The Frugal Navigator - How To Find Your Way on the Cheap

A map, compass, GPS, and altimeter are all essential pieces of the navigation puzzle. Check out these useful tips on how to score them for good price.
Placeholder Contact Profile John Godino
Mazamas main navigation instructor
April 21, 2017

Mountaineering is an expensive sport. It's especially daunting for beginners, who often have to prioritize spending across competing items. With a fixed amount of money, do you go for Gore-Tex undies, an ice axe made of sleek unobtanium . . . or yawn, a compass? (Let's face it, a shiny new cam is way sexier than a compass.)

Given that the main four navigation tools are a map, compass, GPS, and altimeter (with an optional 5th being an emergency communication device like a Spot or inReach), how might a frugal navigator procure these essentials?

As a lifelong cheapskate, I've given a lot of thought to this issue. Here's my take. Your opinion will probably vary. Please debate freely.


Solution: CalTopo. Learn it in a few minutes (via YouTube) and you may never pay for a topo map again. CalTopo’s newest layer, "MapBuilder Topo," is especially useful, offering shaded relief, good visibility of trails, decent contour lines, basic vegetation cover, and overall is just about perfect for backcountry travel. Print out any map scale you like on most any size of paper. Overlay a GPX track and waypoints. Email yourself a PDF file of the map to keep on your phone as a back up to your printed copy, and do so at various scales (e.g., 1:25,000 for the actual climb, and maybe 1:50,000 for the approach hike.)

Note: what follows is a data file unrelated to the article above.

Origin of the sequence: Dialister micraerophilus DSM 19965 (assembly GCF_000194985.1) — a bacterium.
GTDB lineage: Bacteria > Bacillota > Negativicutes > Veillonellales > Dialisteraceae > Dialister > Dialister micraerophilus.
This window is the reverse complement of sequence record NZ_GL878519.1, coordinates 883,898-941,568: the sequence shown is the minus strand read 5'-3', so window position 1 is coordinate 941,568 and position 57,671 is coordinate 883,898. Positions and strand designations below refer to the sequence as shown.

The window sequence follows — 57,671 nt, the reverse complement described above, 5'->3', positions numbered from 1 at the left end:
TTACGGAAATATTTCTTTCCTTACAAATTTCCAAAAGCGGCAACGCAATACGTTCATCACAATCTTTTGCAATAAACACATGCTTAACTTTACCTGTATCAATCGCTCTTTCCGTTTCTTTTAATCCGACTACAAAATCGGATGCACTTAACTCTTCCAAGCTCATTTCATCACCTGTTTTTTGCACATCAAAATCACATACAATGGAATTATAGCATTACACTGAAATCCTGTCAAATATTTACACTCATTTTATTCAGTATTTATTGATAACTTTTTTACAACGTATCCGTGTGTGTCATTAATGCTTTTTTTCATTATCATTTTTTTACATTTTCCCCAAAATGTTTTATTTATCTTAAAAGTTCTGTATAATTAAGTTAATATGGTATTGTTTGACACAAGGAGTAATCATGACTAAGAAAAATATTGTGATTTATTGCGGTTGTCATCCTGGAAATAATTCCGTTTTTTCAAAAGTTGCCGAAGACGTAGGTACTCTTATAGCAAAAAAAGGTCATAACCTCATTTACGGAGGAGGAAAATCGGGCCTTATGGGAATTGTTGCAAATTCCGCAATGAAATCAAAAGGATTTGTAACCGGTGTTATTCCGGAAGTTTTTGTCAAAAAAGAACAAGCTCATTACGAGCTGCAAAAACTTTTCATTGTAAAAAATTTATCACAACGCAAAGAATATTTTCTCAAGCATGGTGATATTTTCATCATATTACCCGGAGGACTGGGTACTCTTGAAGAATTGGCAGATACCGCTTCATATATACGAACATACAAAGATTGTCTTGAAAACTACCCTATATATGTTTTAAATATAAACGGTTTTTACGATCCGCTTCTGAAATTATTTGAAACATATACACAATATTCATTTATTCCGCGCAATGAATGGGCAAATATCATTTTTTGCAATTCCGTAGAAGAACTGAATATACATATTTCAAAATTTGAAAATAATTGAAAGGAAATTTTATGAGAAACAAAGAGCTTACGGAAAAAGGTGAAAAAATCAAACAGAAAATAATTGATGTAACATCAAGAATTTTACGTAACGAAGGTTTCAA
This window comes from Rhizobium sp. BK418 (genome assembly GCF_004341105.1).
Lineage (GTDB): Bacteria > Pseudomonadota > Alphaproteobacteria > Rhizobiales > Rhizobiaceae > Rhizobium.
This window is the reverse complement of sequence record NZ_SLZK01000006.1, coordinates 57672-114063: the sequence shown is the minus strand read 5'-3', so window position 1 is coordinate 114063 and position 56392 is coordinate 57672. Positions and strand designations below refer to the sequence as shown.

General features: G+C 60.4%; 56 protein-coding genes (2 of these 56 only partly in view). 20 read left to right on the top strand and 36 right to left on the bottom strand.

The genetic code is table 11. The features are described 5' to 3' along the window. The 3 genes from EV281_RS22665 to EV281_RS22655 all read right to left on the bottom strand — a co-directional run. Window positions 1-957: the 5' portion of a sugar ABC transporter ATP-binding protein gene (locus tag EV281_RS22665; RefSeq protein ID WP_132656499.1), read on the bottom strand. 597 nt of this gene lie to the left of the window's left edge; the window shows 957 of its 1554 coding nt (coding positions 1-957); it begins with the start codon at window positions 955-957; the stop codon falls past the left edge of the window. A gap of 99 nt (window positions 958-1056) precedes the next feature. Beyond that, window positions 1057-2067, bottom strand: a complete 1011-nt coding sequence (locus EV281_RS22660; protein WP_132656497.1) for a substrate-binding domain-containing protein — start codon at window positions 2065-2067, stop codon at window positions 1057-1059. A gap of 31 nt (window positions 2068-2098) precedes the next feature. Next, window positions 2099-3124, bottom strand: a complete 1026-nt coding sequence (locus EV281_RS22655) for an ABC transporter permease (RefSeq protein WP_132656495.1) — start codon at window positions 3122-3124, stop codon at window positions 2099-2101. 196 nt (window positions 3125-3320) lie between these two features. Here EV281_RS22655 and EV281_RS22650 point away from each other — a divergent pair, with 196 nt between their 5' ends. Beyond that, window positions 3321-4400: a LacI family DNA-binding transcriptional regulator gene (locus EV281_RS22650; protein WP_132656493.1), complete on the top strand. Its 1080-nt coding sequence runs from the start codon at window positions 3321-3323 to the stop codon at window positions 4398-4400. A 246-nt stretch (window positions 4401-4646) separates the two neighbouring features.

Maps: $Free


My go-to compass is the Suunto M3. It's a solid base plate compass with adjustable declination, and does not have a sighting mirror (which I consider unnecessary for most recreational users, and which adds weight and cost). REI has really jacked the price on the M3 over the last year or so, but you can get this compass at Amazon for about $30.

If you really want to go frugal, one step down is the Suunto A-10. It does not have adjustable declination, but you can draw in your local declination with a sharpie pen and use that. The A-10 is $17.30 (today, March 2017) on Amazon.
Compass: $17 


As soon as I got Gaia GPS on my iPhone, I ditched my old Garmin and haven't looked back. This $20 app has superior screen resolution, map sources, and user interface compared to dedicated GPS units. Yes, it's not as durable and the battery life can be a limitation, but I treat the phone pretty carefully and always carry an external battery pack and short charging cable, which I consider the 11th essential(s).
GPS: Gaia GPS $20 + Anker auxiliary battery pack & 4 inch charging cable $20 = $40 


The (rare) times I use an altimeter, I use an iPhone app. Most newer smart phones have a barometric pressure sensor in them, and the various free altimeter apps are quite accurate. Altimeter: $Free

Emergency communication device

I don't own one, and don’t plan to. I feel it’s not realistic to ask beginning climbers to buy one, and most weekend warriors probably won’t either. However, if you’re in a formal leadership role and taking organized groups to more remote places, it can certainly be a good idea to have one.